Cutting Room: The king is dead, long live the king

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Samsung overtaking Nokia as the world’s number one handset manufacturer is no surprise and while Samsung continues to dominate, Nokia’s problems deepen

Samsung has overtaken Nokia as the world’s leading handset manufacturer with a global market share of 25 per cent, compared to Nokia’s 22.5 per cent.

It was only a matter of time. It seems any remaining loyalty towards the Finnish giant has been largely squeezed away, with Samsung gaining the lion’s share.

Samsung’s rise has been almost as astonishing as Nokia’s demise, particularly over the past 12 months.

Devices such as the Galaxy S range have sold in the millions, with the S II model selling more than 20 million since May last year. A third ‘S’ range device was to be announced last week as Mobile News went to press.

The financial performances of the two demonstrate the magnitude of the divide.

Samsung Electronics’ 2012 Q1 results show handset shipments topped 93 million, helping the firm increase net profits to £2.75 billion, up by 81 per cent from a year ago. Operating profits rose by 70 per cent to £3.1 billion.

Sales increased by 22 per cent year on year to £24.6 billion, driven primarily by the growth of Samsung’s Mobile Communications division.

In contrast, Nokia’s results were disastrous. The manufacturer posted a loss of £1.1 billion, compared to a profit of £359 million in Q1 2011.

Sales fell by 29 per cent year on year to £6 billion and by 26 per cent from the £8.2 billion Q4 2011 figure.

Smartphone sales fell by 52 per cent year on year to £1.39 billion and were down by 38 per cent from Q4 2011. Feature phone sales were down by 32 per cent to £1.88 billion, and were also 24 per cent down year on year.

The firm shipped 82.7 million handsets, down by 24 per cent from Q1 2011 and by 27 per cent from the previous quarter.

From this, smartphone volumes fell by 51 per cent compared to the same period last year, and by 39 per cent from the previous quarter.

Like Samsung, Apple’s Q1 2012 financial results were phenomenal. Sales of the iPhone, compared to a year earlier, were up by 88 per cent to 35.1 million units, while iPad sales grew even more, up by 151 per cent to 11.8 million units.

Profits almost doubled to £7.2 billion compared to the previous quarter, with revenue up from 15.4 billion in Q4 2011 to £24.4 billion.

Nokia UK chief Conor Pierce told a national newspaper back in December he was looking to capitalise on ‘iFatigue’ – suggesting customers wanted an alternative to the iPhone.

His theory doesn’t appear to have worked.

Nokia’s decision to commit to using Microsoft’s Windows Phone operating system was meant to spark a revival – but it simply hasn’t happened.

Nokia boss Stephen Elop admitted as much when he commented on the company’s damning results last month – stating that establishing momentum in the UK through sales of its Lumia handsets had been difficult.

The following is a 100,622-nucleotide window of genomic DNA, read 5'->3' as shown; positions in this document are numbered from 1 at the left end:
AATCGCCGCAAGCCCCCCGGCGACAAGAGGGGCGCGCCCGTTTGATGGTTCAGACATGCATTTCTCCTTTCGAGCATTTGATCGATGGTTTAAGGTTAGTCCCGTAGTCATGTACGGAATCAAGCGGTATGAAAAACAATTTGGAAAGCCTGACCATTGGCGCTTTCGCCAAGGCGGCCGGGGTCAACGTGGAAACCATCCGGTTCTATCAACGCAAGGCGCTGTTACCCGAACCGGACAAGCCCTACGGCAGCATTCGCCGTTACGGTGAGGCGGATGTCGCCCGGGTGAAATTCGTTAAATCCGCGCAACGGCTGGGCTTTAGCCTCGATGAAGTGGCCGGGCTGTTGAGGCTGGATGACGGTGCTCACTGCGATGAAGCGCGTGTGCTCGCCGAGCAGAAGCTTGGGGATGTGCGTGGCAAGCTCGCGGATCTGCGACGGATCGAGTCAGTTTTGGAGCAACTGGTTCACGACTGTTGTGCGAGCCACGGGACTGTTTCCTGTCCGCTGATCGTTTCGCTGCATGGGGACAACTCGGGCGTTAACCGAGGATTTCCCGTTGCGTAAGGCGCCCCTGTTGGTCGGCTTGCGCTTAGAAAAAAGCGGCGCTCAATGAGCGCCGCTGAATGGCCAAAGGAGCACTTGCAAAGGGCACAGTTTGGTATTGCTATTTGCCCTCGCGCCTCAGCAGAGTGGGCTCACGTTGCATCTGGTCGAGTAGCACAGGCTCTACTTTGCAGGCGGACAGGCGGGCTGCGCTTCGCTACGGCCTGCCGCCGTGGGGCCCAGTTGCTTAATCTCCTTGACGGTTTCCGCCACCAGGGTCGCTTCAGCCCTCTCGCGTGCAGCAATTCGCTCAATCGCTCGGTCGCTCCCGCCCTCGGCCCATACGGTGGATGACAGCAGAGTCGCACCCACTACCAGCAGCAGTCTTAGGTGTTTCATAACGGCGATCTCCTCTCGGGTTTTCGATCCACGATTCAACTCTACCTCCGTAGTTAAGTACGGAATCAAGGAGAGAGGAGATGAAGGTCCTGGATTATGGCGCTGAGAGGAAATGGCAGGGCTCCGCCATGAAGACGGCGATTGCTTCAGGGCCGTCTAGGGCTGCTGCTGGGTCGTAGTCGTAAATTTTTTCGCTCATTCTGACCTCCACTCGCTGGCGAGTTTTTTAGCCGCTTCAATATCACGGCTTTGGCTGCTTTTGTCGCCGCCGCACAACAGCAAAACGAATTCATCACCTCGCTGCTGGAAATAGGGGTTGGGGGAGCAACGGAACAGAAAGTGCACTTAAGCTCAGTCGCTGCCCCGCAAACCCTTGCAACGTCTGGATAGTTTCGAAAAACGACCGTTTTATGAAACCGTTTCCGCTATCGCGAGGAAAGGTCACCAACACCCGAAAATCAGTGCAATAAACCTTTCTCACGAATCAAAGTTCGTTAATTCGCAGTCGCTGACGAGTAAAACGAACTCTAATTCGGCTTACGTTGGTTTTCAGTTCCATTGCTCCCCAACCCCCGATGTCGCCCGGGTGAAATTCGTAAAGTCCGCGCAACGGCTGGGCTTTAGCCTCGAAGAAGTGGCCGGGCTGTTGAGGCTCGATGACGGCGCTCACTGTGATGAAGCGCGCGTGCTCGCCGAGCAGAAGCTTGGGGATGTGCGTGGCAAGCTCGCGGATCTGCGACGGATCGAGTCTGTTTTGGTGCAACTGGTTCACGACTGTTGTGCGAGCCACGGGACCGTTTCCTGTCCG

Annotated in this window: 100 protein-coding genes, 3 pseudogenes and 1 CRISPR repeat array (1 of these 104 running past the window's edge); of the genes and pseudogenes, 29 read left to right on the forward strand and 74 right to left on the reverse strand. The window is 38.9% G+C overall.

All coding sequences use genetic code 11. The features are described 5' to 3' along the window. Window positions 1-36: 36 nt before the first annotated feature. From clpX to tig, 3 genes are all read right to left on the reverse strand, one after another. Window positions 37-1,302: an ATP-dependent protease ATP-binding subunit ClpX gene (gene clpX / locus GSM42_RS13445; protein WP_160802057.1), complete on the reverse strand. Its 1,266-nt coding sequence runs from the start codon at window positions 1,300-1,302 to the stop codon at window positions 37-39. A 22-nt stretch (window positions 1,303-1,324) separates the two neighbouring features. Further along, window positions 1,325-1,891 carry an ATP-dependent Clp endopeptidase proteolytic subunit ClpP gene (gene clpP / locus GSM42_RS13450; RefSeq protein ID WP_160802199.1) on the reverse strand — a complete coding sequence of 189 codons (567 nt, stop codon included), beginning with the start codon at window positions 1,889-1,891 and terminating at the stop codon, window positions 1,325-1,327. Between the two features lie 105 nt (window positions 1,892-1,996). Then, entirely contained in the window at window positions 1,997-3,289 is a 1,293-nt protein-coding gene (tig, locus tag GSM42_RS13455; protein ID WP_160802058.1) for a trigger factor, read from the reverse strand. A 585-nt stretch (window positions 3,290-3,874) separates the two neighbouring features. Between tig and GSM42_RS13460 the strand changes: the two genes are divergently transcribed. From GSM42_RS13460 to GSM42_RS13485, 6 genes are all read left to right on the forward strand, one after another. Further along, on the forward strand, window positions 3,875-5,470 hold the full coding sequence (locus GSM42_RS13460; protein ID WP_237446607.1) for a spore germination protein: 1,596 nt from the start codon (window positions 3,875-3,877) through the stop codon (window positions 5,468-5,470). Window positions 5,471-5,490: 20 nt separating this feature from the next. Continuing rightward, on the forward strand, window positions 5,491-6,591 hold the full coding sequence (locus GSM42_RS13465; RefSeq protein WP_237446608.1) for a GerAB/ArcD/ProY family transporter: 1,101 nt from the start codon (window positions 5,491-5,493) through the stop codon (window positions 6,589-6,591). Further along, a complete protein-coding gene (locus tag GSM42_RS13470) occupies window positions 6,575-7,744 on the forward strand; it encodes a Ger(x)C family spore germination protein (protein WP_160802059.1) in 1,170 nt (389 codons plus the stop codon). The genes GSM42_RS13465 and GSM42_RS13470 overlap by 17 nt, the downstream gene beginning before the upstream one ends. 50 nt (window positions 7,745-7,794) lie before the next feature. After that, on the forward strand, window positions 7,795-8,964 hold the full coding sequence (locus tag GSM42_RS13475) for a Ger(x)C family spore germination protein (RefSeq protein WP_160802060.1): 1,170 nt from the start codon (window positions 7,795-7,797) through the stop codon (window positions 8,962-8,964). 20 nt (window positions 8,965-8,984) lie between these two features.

Many had predicted as much. The Windows Phone operating system is still not generating the demand and appeal Nokia had hoped for, and it is being trounced by Android and

Apple in terms of take-up and interest from both business and consumers.

Meanwhile, it seems Samsung can do no wrong, making the best decisions based on the current market. It quickly adopted Android as the main OS for its key devices, such as the

Galaxy range, offering Windows as an alternative choice.

Samsung is also continuing its success in the tablet market with 10 variations of its tablet, the Galaxy Tab.

The Galaxy Note is its attempt to create a smartphone–tablet device. A lot of money seems to have been pumped into marketing the Note and for the most part it seems to have been very well received.

Nokia must be wondering where to go next. It doesn’t yet have a tablet on the market.

It has said previously it doesn’t want to put “just another” tablet on the market – but surely it is better to have a presence than not, even if the market remains confused and dominated by the iPad?

When the Lumia 800 handset launched in November, the initial response was largely positive. Indeed it won the Mobile News Awards trophy for the most innovative handset.

The device’s features were impressive and it was the best Nokia had built in recent years. But reports of software glitches have dampened the market’s initial enthusiasm.

In the retail sector, the story doesn’t change much.

Consumer confidence is key for any manufacturer. Without it they will always struggle to overcome word-of-mouth recommendation despite impressive multimillion-pound marketing campaigns.

The fact Nokia has dropped to second also suggests Samsung and the chasing pack have begun to erode Nokia’s share on low-tier models in developing markets – a sector that kept Nokia on top for a number of years.

With the Galaxy S III buzz in the coming weeks, we can only see the Samsung’s winning streak going on and on.

Samsung has launched a number of teaser trailers for the device on the internet and these have received hundreds of thousands of hits, showing the level of interest in the manufacturer’s products and the allegiance to its brand.

In addition, the Apple circus will start up again in the Summer when the countdown to the next iPhone begins.

What would Nokia give for such mania?

Competition is good and we hope for a Nokia renaissance. But don’t ask us to put our hard-earned down on it happening just yet.

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